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Is it fundamental limitation of MySQL?

I would like to create data model for a group of stores.
All stores in this group are very similar to each other, so it is
natural
to allocate one MySQL database per store. Each database is going to
have very similar set of tables with content related to a particular
store.

Let's suppose each store has multiple departments which are also very
similar to each other. In this case I would like to model the
departments
as MySQL databases. Still I would like to group them by the particular
store. Actually I would like to have a group of sub-databases inside
each database.

However, the MySQL database directory structure is essentially flat.
It has only one level of databases, although the file system allows
any number of subdirectories. Here we have MySQL limitation. How I can
model such a hierarchical table structures in MySQL? Should I emulate
the hierarchy with my own means?

For example I could use table names with prefixes or something like
that.
Of course, it would be easier for me if MySQL itself takes care of
this
hierarchy. What are the usual way to implement such a table hierarchy
in
MySQL?

Oracle has this capability with tablespaces. It would be nice if MySQL
could have this feature as well.

Any of your thoughts will be highly appreciated.

Best regards,

Jacob Nikom
Jul 19 '05 #1
6 3423
Jacob - are you referring to primary key / foreign key relationships ???
The things you've described can be set up rather easily in mysql if you
think of your subs as tables, and not 'databases' . There's a good book on
SQL from CJ Date - 'An Intro to SQL' - can implement most of the concepts
there in mySql through CODING . Oracle name spaces are fine, cool, yes -
but you can create most of the same portability from namespaces by
automating a lot of your scripting processing ..

lemme know your thoughts ..
mondo regards [Bill]

--
William Sanders / Electronic Filing Group Remove the DOT BOB to reply via
email.
FREE LONG DISTANCE -> mailto:ex********@efgroup.net
mySql / VFP / MS-SQL
"jacob nikom" <ja*********@ieee.org> wrote in message
news:6e**************************@posting.google.c om...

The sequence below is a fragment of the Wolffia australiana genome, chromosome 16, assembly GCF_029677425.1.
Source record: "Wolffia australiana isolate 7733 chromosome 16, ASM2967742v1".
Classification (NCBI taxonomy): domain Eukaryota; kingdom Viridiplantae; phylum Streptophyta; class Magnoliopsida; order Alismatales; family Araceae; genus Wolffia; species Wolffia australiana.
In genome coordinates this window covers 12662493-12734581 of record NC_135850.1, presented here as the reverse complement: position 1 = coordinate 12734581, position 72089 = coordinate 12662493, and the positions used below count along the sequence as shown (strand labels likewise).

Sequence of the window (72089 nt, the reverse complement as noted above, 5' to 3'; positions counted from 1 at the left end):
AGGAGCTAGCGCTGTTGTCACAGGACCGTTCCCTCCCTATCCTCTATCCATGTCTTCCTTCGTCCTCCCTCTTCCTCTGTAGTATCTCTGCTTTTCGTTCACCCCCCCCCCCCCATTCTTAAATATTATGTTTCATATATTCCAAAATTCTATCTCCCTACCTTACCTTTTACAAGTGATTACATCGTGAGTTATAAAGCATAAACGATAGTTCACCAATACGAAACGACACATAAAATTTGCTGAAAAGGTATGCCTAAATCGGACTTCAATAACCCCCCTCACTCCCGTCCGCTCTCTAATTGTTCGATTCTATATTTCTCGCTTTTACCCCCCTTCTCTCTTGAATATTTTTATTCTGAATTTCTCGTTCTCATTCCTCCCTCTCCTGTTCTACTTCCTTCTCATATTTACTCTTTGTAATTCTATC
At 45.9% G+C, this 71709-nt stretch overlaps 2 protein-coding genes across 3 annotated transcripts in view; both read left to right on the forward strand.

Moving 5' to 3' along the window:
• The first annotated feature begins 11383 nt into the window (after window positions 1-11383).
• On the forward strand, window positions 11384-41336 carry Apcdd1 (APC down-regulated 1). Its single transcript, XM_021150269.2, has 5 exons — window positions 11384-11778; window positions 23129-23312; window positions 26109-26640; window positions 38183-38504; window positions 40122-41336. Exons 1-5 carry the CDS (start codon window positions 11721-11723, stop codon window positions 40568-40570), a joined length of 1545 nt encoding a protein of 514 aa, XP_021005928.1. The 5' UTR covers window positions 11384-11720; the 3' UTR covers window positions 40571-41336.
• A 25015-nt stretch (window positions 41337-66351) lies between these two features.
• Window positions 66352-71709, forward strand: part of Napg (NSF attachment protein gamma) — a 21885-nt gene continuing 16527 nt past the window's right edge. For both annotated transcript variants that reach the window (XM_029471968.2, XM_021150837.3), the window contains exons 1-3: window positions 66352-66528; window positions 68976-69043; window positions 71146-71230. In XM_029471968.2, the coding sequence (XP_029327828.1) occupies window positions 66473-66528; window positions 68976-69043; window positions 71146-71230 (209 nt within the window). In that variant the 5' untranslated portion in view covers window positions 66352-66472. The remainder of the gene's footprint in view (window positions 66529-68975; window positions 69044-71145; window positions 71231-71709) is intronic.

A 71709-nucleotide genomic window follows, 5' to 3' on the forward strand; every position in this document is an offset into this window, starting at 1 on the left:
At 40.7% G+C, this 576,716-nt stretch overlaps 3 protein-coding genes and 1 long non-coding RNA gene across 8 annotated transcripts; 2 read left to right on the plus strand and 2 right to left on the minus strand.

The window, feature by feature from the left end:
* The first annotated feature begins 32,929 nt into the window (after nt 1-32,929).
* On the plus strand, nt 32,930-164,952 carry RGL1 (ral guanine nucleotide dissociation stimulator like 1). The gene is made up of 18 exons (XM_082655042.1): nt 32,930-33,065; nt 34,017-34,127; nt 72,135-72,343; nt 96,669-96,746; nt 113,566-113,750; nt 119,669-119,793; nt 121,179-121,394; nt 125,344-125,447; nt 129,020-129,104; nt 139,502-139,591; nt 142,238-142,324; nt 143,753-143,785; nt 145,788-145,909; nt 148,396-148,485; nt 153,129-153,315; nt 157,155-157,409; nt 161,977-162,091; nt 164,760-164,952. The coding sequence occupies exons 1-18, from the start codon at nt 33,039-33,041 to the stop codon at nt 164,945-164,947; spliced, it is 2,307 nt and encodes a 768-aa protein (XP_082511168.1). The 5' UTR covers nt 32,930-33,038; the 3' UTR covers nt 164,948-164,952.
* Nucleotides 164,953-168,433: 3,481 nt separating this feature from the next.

I would like to create data model for a group of stores.
All stores in this group are very similar to each other, so it is
natural
to allocate one MySQL database per store. Each database is going to
have very similar set of tables with content related to a particular
store.

Let's suppose each store has multiple departments which are also very
similar to each other. In this case I would like to model the
departments
as MySQL databases. Still I would like to group them by the particular
store. Actually I would like to have a group of sub-databases inside
each database.

However, the MySQL database directory structure is essentially flat.
It has only one level of databases, although the file system allows
any number of subdirectories. Here we have MySQL limitation. How I can
model such a hierarchical table structures in MySQL? Should I emulate
the hierarchy with my own means?

For example I could use table names with prefixes or something like
that.
Of course, it would be easier for me if MySQL itself takes care of
this
hierarchy. What are the usual way to implement such a table hierarchy
in
MySQL?

Oracle has this capability with tablespaces. It would be nice if MySQL
could have this feature as well.

Any of your thoughts will be highly appreciated.

Best regards,

Jacob Nikom

Jul 19 '05 #2
Jacob - are you referring to primary key / foreign key relationships ???
The things you've described can be set up rather easily in mysql if you
think of your subs as tables, and not 'databases' . There's a good book on
SQL from CJ Date - 'An Intro to SQL' - can implement most of the concepts
there in mySql through CODING . Oracle name spaces are fine, cool, yes -
but you can create most of the same portability from namespaces by
automating a lot of your scripting processing ..

lemme know your thoughts ..
mondo regards [Bill]

--
William Sanders / Electronic Filing Group Remove the DOT BOB to reply via
email.
FREE LONG DISTANCE -> mailto:ex********@efgroup.net
mySql / VFP / MS-SQL
"jacob nikom" <ja*********@ieee.org> wrote in message
news:6e**************************@posting.google.c om...
I would like to create data model for a group of stores.
All stores in this group are very similar to each other, so it is
natural
to allocate one MySQL database per store. Each database is going to
have very similar set of tables with content related to a particular
store.

Let's suppose each store has multiple departments which are also very
similar to each other. In this case I would like to model the
departments
as MySQL databases. Still I would like to group them by the particular
store. Actually I would like to have a group of sub-databases inside
each database.

However, the MySQL database directory structure is essentially flat.
It has only one level of databases, although the file system allows
any number of subdirectories. Here we have MySQL limitation. How I can
model such a hierarchical table structures in MySQL? Should I emulate
the hierarchy with my own means?

For example I could use table names with prefixes or something like
that.
Of course, it would be easier for me if MySQL itself takes care of
this
hierarchy. What are the usual way to implement such a table hierarchy
in
MySQL?

Oracle has this capability with tablespaces. It would be nice if MySQL
could have this feature as well.

Any of your thoughts will be highly appreciated.

Best regards,

Jacob Nikom

Jul 19 '05 #3
Jacob - also - when I want to set up what I call templates for a database
domain -
in mysql I create tables that hold some generic stuff, and specific stuff
[dept names, for example]
and scan through the tables, dynamically building and executing the sql